To all of you who are experienced with graduated neutral density filters, I wonder if you could give a first time buyer of ND filters some advice. Here are my questions:
1. When you purchase, do you usually purchase all three (i.e. 0.3/0.6/0.9), or can you cut some costs with equal results combining a 0.3 with a 0.6, and then not purchase the 0.9?
2. For shooting nature scenes like rice fields and beautiful blue skies, do you find yourself using hard steps or soft steps? I'm asking because I might not be able to afford a set of each, and therefore want to choose what I'll get most use out of.
3. Next, do you ever find a time for using ND filters with people?
4. Setup wise, am I wise to go with a Cokin P system, and then combining Singh-Ray or Lee with that? Or, am I just better to go with Cokin all around? I've heard from a friend that he gets more clarity in images by using Singh-Ray over Cokin. I guess he ought to for the price difference!
5. Lastly, will Cokin P work with my Canon 16-35 2.8L and my 24-70 2.8L? I noticed on Cokin's site that they rate Cokin P for 28mm and up, but X-Pro for 15mm and up.
Thanks for the input.
For what it's worth, I found the Cokin "P" holder quite good, as it doesn't vignette if you slice off the outer slot on each side. My reasoning was that I would never stack another filter with the grad filter, so the extra slots are redundant.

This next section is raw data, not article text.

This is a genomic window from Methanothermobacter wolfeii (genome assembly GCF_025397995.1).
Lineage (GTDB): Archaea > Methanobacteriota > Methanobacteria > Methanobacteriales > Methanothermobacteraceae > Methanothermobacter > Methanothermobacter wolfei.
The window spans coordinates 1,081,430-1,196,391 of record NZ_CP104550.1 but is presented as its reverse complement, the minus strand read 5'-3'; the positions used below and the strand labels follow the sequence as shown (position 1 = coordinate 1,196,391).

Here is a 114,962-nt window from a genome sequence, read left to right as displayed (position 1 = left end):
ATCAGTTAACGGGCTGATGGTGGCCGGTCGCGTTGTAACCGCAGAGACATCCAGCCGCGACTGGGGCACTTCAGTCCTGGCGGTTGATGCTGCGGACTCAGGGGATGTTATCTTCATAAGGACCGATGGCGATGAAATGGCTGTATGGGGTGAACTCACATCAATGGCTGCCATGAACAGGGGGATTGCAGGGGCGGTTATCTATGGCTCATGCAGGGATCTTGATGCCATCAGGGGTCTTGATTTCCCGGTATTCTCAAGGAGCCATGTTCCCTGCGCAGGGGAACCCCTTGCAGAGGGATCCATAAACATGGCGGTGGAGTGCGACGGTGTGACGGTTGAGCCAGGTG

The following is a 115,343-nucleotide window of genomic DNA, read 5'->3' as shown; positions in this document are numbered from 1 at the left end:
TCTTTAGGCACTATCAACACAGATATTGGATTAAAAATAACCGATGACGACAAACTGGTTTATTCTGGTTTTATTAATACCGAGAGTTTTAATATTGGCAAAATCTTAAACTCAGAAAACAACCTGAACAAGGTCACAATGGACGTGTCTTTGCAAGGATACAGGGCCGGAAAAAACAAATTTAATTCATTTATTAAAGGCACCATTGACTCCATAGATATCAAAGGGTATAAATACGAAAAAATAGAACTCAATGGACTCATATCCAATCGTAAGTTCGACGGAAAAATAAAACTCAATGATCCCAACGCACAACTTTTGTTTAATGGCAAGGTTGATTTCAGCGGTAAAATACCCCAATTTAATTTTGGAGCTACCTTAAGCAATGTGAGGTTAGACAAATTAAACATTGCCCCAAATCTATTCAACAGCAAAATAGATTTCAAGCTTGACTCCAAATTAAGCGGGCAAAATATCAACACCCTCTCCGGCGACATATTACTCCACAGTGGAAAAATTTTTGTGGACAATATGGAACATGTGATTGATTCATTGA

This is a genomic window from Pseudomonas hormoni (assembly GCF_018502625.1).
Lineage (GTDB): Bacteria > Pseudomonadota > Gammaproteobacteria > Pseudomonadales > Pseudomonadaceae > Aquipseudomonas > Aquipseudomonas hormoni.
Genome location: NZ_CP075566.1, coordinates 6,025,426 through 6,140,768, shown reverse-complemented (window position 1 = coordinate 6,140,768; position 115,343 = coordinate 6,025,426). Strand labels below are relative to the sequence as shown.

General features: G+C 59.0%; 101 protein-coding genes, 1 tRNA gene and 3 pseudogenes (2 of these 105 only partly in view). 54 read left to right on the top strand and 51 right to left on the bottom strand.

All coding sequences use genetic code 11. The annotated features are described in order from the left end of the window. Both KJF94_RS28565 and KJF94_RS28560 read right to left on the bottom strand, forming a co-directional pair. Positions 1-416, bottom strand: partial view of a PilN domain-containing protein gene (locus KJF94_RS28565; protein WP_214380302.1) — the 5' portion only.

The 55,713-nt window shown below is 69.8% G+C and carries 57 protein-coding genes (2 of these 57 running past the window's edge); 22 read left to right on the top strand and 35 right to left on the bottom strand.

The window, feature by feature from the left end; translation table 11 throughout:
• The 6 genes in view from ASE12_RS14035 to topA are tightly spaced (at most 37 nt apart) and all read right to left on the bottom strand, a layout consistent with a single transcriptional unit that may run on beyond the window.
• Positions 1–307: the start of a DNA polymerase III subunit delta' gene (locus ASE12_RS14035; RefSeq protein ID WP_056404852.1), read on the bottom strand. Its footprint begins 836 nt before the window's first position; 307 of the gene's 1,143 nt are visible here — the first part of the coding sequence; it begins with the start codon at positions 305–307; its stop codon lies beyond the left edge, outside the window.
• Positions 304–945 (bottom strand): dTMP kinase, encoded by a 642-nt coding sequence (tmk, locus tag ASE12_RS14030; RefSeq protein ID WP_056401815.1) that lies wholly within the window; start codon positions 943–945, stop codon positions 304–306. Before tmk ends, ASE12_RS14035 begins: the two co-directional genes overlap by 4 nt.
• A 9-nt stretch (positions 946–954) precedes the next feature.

I did fine with the two stop and three stop soft edge filters alone. As John Shaw noted, when you need a grad filter, you really need it, so a single stop just isn't that useful. The Cokin grey grad isn't very neutral, nor is it optically very good. I had good results with the Singh-Ray grad filters, but they certainly are very expensive for a piece of plastic.
Once I went digital, I stopped using the Singh-Ray filters. I found it far easier to take two or three bracketed exposures and blend them later in Photoshop, either manually or using the HDR function. This also avoids the tell-tale dark mountain-tops and trees you get with grad filters.